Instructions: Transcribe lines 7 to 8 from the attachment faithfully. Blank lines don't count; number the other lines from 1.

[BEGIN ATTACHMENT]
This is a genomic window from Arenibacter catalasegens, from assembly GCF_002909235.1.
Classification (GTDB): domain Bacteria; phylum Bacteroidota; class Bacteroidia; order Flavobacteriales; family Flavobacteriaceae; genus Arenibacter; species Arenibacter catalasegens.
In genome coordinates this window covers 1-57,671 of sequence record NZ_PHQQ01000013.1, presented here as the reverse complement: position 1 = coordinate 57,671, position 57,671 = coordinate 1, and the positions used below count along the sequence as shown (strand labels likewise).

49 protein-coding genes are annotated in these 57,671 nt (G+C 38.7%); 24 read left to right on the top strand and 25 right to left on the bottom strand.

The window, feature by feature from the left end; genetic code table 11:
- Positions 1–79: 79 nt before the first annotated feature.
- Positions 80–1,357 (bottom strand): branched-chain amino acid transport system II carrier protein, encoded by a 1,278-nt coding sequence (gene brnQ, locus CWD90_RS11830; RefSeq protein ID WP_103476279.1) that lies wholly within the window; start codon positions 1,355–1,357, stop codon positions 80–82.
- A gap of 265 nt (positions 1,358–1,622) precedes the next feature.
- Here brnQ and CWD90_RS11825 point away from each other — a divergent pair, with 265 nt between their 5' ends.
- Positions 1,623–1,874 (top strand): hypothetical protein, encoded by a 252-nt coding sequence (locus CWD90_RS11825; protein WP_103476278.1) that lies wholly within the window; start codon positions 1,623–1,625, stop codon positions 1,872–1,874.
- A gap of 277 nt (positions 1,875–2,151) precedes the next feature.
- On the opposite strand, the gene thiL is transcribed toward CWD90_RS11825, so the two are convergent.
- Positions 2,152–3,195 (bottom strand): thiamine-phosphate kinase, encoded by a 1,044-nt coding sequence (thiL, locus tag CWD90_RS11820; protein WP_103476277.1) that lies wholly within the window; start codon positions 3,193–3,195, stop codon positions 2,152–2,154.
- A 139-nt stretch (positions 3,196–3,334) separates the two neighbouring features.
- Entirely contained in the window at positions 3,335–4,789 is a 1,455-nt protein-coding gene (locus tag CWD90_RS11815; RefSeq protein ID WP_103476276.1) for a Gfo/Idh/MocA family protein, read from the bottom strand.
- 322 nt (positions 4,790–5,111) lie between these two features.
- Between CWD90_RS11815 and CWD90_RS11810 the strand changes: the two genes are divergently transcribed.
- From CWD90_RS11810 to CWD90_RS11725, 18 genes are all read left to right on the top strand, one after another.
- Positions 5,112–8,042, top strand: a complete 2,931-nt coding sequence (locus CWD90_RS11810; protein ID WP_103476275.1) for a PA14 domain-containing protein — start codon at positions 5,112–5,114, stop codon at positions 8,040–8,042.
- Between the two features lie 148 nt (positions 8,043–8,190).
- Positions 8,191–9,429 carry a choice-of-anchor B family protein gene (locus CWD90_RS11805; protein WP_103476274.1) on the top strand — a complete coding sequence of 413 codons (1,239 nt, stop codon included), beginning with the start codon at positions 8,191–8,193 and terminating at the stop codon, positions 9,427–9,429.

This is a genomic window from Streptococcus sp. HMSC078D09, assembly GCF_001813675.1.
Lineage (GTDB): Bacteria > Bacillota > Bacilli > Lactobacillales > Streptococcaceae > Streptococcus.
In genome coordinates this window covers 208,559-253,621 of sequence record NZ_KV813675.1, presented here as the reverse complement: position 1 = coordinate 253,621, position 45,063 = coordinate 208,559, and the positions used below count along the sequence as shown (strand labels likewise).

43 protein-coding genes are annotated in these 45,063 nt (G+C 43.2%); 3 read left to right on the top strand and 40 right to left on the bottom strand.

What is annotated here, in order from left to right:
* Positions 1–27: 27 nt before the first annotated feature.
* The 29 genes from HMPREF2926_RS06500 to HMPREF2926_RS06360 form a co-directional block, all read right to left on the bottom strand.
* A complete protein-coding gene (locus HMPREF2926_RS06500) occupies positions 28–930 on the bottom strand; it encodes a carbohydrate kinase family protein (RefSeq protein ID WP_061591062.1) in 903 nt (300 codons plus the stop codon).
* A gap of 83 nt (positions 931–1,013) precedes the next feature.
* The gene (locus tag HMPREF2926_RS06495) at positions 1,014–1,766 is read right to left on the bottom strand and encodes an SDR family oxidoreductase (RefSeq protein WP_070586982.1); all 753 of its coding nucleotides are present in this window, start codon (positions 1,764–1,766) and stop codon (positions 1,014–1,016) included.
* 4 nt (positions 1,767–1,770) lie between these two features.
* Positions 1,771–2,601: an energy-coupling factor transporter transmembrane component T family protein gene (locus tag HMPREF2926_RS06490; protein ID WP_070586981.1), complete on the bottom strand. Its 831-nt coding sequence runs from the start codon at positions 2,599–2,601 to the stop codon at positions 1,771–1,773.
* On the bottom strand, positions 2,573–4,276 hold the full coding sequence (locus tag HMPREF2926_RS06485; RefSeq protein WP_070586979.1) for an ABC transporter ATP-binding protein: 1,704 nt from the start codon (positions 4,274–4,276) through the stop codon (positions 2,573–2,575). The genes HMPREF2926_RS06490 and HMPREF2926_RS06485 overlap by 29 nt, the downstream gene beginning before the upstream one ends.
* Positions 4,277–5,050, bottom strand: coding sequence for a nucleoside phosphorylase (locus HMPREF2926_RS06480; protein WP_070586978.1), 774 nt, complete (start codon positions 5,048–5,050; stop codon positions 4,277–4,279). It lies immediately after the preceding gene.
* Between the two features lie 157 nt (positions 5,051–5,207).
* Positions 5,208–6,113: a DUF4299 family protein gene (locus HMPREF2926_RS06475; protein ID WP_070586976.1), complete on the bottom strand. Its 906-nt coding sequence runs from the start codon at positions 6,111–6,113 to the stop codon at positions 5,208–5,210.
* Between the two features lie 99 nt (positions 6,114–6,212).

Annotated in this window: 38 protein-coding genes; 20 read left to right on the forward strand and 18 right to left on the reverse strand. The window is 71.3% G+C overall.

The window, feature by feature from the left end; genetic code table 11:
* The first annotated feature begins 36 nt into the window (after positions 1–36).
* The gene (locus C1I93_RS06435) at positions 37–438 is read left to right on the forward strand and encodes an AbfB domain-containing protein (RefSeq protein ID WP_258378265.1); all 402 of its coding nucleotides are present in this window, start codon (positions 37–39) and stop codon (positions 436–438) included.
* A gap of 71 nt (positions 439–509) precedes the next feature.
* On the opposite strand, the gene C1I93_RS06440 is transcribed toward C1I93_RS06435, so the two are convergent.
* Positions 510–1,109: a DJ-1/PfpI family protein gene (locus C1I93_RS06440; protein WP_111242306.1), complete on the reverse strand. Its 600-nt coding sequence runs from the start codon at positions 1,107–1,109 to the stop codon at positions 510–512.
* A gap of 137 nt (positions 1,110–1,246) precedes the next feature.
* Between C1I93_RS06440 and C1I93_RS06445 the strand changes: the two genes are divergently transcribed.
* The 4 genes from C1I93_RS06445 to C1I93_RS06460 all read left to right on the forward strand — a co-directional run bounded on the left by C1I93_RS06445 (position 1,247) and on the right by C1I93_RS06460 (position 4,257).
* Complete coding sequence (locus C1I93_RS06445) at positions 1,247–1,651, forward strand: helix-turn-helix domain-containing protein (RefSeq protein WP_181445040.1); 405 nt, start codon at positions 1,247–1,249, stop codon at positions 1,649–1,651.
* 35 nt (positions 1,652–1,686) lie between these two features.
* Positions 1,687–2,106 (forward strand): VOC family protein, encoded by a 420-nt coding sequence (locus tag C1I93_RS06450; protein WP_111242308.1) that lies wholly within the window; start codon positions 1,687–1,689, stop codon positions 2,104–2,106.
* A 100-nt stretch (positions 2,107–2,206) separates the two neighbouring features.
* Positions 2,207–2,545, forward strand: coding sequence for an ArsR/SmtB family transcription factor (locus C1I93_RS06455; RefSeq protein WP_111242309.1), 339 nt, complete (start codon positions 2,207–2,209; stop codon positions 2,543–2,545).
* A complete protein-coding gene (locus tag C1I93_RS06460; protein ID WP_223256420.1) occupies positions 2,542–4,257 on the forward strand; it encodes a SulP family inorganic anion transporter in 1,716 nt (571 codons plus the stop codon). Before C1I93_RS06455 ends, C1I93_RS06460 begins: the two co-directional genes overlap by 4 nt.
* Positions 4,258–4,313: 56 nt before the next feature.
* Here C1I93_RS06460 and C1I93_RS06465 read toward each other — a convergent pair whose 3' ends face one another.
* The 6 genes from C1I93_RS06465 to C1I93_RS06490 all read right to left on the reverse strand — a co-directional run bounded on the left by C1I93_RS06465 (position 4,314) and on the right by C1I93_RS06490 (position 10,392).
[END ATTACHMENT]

- Positions 80–1,357 (bottom strand): branched-chain amino acid transport system II carrier protein, encoded by a 1,278-nt coding sequence (gene brnQ, locus CWD90_RS11830; RefSeq protein ID WP_103476279.1) that lies wholly within the window; start codon positions 1,355–1,357, stop codon positions 80–82.
- A gap of 265 nt (positions 1,358–1,622) precedes the next feature.